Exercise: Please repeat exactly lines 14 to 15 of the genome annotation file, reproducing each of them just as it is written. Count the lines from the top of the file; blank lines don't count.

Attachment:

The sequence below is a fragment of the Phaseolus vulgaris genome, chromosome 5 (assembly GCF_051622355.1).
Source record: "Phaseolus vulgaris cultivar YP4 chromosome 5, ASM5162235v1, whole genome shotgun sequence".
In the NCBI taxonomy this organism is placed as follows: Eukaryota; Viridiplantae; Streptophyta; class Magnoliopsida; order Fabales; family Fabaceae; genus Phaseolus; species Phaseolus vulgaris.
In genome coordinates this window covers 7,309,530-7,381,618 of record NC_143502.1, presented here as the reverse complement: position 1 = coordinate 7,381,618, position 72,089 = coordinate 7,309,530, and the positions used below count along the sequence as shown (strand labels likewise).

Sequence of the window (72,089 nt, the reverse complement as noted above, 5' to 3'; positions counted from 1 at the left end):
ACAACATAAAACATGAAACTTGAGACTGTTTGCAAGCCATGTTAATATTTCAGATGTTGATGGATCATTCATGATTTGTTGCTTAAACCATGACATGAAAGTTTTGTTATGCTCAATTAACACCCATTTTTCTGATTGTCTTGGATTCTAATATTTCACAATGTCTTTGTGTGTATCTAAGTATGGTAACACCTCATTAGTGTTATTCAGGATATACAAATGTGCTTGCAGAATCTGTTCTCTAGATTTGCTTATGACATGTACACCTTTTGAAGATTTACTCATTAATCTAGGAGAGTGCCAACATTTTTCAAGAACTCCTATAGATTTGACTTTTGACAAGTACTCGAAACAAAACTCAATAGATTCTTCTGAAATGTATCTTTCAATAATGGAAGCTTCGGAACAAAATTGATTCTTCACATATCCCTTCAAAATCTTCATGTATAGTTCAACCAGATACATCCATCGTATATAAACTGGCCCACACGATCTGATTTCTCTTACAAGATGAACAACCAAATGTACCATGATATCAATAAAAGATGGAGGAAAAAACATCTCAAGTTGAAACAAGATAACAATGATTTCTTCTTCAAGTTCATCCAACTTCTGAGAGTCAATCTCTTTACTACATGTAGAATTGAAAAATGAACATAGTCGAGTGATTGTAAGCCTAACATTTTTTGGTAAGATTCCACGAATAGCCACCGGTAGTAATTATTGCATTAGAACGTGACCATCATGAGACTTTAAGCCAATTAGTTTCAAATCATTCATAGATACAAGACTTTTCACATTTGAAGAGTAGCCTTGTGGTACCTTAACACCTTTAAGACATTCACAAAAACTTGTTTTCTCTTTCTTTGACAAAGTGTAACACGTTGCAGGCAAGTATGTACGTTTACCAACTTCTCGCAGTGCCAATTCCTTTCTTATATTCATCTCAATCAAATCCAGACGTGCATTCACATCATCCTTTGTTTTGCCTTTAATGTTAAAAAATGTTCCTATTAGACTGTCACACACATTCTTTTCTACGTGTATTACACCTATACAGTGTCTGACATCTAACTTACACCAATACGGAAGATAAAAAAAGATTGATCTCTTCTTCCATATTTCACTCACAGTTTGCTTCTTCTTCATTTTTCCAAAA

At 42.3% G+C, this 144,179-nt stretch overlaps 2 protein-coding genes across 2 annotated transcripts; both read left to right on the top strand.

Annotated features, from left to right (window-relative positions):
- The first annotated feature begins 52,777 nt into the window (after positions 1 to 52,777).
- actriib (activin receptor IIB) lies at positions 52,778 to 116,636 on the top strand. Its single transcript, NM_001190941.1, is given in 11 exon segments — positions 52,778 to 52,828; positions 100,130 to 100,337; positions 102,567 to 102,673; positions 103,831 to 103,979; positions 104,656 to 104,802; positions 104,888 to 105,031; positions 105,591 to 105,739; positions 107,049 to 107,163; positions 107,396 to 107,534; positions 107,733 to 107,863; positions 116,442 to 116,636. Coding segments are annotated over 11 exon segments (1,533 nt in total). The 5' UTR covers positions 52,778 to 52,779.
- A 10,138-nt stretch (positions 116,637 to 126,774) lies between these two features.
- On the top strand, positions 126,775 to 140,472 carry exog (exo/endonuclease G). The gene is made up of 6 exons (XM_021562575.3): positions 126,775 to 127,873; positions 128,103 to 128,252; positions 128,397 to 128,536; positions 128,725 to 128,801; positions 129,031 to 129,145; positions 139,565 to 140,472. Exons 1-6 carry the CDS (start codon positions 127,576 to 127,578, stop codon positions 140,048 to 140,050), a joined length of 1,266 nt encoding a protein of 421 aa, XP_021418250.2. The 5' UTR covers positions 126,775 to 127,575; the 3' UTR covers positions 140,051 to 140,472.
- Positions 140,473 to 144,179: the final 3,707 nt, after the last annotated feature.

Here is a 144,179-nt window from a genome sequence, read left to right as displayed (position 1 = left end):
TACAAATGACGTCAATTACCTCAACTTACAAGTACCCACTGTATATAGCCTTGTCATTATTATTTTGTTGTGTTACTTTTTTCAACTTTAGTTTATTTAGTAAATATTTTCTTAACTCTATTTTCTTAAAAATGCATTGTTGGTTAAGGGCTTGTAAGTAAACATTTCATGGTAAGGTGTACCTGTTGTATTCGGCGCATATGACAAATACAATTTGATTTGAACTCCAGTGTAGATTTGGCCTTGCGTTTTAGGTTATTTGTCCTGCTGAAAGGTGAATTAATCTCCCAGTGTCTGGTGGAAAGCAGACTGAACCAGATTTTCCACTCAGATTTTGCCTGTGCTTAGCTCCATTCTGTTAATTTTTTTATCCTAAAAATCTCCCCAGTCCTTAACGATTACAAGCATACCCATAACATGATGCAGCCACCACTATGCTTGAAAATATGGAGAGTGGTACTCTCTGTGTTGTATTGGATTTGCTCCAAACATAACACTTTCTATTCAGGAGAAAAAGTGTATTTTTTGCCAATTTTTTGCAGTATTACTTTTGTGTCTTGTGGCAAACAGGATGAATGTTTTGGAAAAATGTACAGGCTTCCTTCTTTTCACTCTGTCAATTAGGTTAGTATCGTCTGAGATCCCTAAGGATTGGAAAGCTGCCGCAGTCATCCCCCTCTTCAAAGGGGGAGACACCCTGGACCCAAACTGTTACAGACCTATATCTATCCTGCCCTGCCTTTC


Here is a 144,179-nt window from a genome sequence, read left to right as displayed (position 1 = left end):
TACAAATGACGTCAATTACCTCAACTTACAAGTACCCACTGTATATAGCCTTGTCATTATTATTTTGTTGTGTTACTTTTTTCAACTTTAGTTTATTTAGTAAATATTTTCTTAACTCTATTTTCTTAAAAATGCATTGTTGGTTAAGGGCTTGTAAGTAAACATTTCATGGTAAGGTGTACCTGTTGTATTCGGCGCATATGACAAATACAATTTGATTTGAACTCCAGTGTAGATTTGGCCTTGCGTTTTAGGTTATTTGTCCTGCTGAAAGGTGAATTAATCTCCCAGTGTCTGGTGGAAAGCAGACTGAACCAGATTTTCCACTCAGATTTTGCCTGTGCTTAGCTCCATTCTGTTAATTTTTTTATCCTAAAAATCTCCCCAGTCCTTAACGATTACAAGCATACCCATAACATGATGCAGCCACCACTATGCTTGAAAATATGGAGAGTGGTACTCTCTGTGTTGTATTGGATTTGCTCCAAACATAACACTTTCTATTCAGGAGAAAAAGTGTATTTTTTGCCAATTTTTTGCAGTATTACTTTTGTGTCTTGTGGCAAACAGGATGAATGTTTTGGAAAAATGTACAGGCTTCCTTCTTTTCACTCTGTCAATTAGGTTAGTATCGTCTGAGATCCCTAAGGATTGGAAAGCTGCCGCAGTCATCCCCCTCTTCAAAGGGGGAGACACCCTGGACCCAAACTGTTACAGACCTATATCTATCCTGCCCTGCCTTTC